title: 'The Conservative [microform]. (Nebraska City, Neb.) 1898-1902, July 14, 1898, Page 9, Image 9',
meta: 'News about Chronicling America - RSS Feed',
About The Conservative [microform]. (Nebraska City, Neb.) 1898-1902 | View This Issue
Ex-governor Boies , of Iowa , declares
that the ratio of 1(5 ( to 1 is unphilosoph-
ical , uiiruasonablo and inipracticablo.
Ho thinks that the ratio .should ho some
where between 20 and ! 50 to J.
If A owes B 100 ounces of uncoined
gold , will B accept 1(500 ( ounces of
silver bullion therefor ? Not at all.
But he will demand more than .5,000
ounces of silver in lieu of the 100 ounces
of gold duo him.
Is there any fanner in Nebraska or
elsewhere who , having contracted his
corn at 25 cents a bushel , in bullion ,
would accept in lieu of gold bullion , at
the market price , silver bullion at the
ratio of 1(5 ( to 1 ?
The county of Otoo is carrying a less
amount in farm mortgages , in proportion
tion to its real estate values , than any
county in the state of Nebraska. Money
to loan at (5 ( per cent on real estate se
curities is in abundance.
The Weare packing house plant ought
to be enlarged so as to slaughter cattle
and sheep , and it is hoped that an en
terprising company will at an early day
enter into possession of this property
and enlarge it for the purpose indi
Twenty-five years ago money was
loaned readily in all southeastern Ne
braska on farms at 12 percent per an
num with semi-annual payments of
that interest. The reduction to 6 per
cent does not indicate that the so-called
"Money Power" is running things in
this particular propinquity.
The beaxitiful table of land upon
which Nebraska City stands , bounded
by South Table creek on one side and
North Table creek on the other , was
first brought to public notice when
Xewis and Clark published their account
of their exploration of the Missouri
river , in 1800. Those pioneer explorers
were so impressed with the beauty of
this spot that they gave "it particular
mention in their volume.
There are between 400,000 and 500,000
acres of land in the County of Otoo in
the state of Nebraska. The hog product
for this county ought therefore to bo ,
under good management , at least one
and one-half fat hogs to the aero turned
out each year. If the farmers of Otoo
county would attend to their swine herds
properly , this would bo the minimum
animal output of swine , and it would
furnish each of the two packing houses
at Nebraska City 1,000 hogs a daywith
out bringing in any from other sections
of the state.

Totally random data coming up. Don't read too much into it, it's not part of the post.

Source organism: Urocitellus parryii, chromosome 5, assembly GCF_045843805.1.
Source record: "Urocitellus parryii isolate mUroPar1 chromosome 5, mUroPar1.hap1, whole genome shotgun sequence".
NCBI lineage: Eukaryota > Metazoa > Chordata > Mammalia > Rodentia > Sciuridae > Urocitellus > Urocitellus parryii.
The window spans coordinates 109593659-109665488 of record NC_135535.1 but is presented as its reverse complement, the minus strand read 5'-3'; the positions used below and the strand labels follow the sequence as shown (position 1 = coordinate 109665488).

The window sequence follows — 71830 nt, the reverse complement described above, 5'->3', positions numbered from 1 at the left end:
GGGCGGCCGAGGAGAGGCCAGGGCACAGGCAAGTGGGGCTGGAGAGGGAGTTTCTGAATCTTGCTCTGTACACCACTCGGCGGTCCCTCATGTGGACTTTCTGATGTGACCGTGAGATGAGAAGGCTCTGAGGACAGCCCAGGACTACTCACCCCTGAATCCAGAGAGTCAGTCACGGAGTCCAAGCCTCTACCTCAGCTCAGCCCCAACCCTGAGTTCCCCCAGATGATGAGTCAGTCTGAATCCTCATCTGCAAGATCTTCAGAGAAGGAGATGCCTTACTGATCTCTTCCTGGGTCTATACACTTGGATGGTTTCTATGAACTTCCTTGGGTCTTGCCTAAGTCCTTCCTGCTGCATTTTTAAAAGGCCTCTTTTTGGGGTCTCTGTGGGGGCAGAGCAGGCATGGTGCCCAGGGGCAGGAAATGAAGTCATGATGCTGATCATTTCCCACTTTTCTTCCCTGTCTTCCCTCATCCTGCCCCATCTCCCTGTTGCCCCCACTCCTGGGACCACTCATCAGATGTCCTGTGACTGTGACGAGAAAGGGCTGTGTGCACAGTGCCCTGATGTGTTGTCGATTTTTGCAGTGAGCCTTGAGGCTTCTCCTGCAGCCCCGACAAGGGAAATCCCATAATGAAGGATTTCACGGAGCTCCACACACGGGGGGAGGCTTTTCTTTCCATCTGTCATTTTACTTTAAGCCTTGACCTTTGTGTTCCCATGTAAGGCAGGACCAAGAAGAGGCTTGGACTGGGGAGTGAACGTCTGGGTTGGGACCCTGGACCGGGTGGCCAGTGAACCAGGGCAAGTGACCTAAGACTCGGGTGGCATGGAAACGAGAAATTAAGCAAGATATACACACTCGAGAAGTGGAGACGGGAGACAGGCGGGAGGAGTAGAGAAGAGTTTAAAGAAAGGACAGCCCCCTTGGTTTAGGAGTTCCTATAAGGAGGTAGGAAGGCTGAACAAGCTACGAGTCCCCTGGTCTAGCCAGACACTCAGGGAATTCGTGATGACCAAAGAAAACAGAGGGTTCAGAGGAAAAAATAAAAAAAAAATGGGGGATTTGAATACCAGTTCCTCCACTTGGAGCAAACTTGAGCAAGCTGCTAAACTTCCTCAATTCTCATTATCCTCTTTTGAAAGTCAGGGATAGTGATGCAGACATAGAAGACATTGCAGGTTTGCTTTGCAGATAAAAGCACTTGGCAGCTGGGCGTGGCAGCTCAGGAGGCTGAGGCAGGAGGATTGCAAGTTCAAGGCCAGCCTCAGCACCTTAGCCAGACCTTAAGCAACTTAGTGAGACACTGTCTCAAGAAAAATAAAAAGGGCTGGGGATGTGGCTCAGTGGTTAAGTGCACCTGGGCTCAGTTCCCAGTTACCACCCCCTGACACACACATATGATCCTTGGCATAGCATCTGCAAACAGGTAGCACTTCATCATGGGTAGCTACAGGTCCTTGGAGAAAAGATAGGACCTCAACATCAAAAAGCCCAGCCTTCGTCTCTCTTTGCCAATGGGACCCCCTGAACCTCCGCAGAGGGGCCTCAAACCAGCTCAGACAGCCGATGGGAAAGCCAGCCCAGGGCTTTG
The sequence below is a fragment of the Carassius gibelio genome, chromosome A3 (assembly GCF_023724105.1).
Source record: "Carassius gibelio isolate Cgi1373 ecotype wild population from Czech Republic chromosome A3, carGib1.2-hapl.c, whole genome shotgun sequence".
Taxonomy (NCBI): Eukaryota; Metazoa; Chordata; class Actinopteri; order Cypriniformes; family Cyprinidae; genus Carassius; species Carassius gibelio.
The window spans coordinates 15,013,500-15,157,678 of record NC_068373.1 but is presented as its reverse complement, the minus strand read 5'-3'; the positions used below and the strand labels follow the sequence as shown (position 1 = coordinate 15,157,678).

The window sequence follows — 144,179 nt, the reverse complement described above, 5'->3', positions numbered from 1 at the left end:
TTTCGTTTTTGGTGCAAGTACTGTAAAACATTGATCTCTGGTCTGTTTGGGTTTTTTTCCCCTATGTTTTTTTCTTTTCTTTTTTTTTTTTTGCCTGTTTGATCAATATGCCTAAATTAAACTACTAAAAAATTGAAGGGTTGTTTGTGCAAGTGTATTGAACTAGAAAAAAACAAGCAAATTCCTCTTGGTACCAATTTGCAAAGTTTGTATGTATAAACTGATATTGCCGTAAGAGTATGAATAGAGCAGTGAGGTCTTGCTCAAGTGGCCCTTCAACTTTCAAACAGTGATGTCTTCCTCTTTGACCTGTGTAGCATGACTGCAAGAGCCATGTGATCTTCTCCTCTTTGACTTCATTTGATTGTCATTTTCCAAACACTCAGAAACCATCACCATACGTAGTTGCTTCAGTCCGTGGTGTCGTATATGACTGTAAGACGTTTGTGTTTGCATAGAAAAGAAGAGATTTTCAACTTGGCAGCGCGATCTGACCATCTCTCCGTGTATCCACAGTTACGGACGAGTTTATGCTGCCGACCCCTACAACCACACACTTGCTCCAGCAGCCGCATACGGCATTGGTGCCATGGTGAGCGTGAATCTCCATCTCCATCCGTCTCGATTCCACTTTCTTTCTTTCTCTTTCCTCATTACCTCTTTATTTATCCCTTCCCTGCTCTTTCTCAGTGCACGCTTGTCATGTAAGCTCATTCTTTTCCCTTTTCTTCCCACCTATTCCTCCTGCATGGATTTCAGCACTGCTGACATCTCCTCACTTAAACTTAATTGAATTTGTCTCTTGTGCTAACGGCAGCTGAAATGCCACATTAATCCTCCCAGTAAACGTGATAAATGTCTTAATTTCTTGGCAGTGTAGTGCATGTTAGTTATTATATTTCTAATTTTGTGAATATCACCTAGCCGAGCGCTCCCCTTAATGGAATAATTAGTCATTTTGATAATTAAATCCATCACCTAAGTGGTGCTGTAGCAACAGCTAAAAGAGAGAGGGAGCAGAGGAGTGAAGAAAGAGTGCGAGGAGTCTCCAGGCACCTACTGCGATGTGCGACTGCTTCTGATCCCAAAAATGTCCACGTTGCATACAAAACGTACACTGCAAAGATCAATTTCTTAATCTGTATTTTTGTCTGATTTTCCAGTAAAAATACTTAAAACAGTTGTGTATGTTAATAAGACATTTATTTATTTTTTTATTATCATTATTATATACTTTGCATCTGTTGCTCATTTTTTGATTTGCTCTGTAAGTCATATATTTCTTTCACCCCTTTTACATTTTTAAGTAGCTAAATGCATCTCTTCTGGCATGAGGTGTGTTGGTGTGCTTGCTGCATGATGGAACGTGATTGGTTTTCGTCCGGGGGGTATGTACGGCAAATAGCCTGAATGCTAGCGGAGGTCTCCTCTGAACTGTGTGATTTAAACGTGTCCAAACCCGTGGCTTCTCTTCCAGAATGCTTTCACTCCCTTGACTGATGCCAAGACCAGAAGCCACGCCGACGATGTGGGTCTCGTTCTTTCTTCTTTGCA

The superior clays found in largo de
posits in the vicinity of Nobroslai City
have boon thoroughly tested and found
to bo most excellent for the manufac
ture of terra cotta and drain and sewer
tiles. For the latter wo have a yellow
clay of voiy superior texture and ten
acity. It is not equalled anywhere in
the United States. Well managed cap
ital and skilled labor combined can
make the clay industry of Nebraska
City and Otoo county very profitable and
satisfactory. When shall the tile works
and pottery plant become an energi/ed
Now-a-days there's no one who would
call the rich lands of Nebraska a barren
waste ; but back in 1827 Malto-Bruns did
this very thing. His Universal Geogra
phy says :
"These deserts , though scarcely habit
able themselves , are not such formidable
barriers to commercial intercourse be
tween people situated upon their oppo
site sides , as those of Africa and Asia.
After we pass the meridian of 96 ° , eg-
etation becomes less abundant and vig
orous , and sterility increases. "
Hon. John James Ingalls once said re
garding this "sterile" region :
"Tho modern history of the Missouri
valley dawned in 1541 , when Vasques do
Coronado , a Spanish soldier , led a small
army from Mexico across the plains
northeastward till he entered the Mis
souri and Mississippi valleys. He got
some hint of the fertility of these re
gions , for on his return to Mexico he
reported , 'The earth is the best possible
for all kinds of productions of Spain. I
found prunes some of which were black ,
also excellent grapes and mulberries. I
crossed mighty plains and sandy heaths ,
smooth and wearisome and bare of woods ,
and as full of crooked backed oxen as
the mountain Serena in Spain is of
The long prevalent belief that this
country was unfit for agriculture , is re
ferred to further by Mr. Ingalls' as
"This mysterious region , so
far so fascinating , the object of j
so much interest and desire , inaccessible - J
accessible except by long voy
ages on mighty rivers whoso
sources were unknown , or by
weary journeys in slow cara
vans disappearing beyond the
frontier , had for some unknown
reason long boon marked on the
maps of explorers , and described -
scribed in the text of geograph
ers as 'Tho Great American
Desert. ' "
As late as 1855 , Sergeant Downg , a
famous soldier in pioneer days , long sta-
tioned at Old Fort Kearney ( now Ne
braska City ) declared that all the land
west of Salt Creek "wouldn't raise a
bushel of white beans. "
Of late years this illusion has been dis
pelled. Nebraska is now one of the
richest and most promising states of the
entire forty-five , and the Great Ameri
can Desert" has proven itself to be in
reality an oasis unrivaled in its fertility.
In the state of Nebraska , located wholly
within this "desert uninhabitable by a
people depending upon agriculture , "
are today twelve hundred thousand people
ple who produced in 1891 , as shown by
the report of the U. S. department of
11U8HK1.S CHOP ' 02 V1KM ) AVKIUOK
1801. IN 1IU8IIKT.S. VKH AC'HE. IN U. 8.
141,89:1,000 : Corn 82.8 Bu. 24.1
18,080,000 Wlu-nt 11.1 12.
itV.liW.OOO Ont.s 29.1 2(1.0 (
and great crops of rye , barley , buck
wheat , potatoes , hay.
Cattle , 2,091,271 head.
Sheep , 272,502 head.
Hogs , 2,198,10 ! ) head.
Nebraska is 420 miles long by 210
miles wide. It has more square miles
than the New England states , and about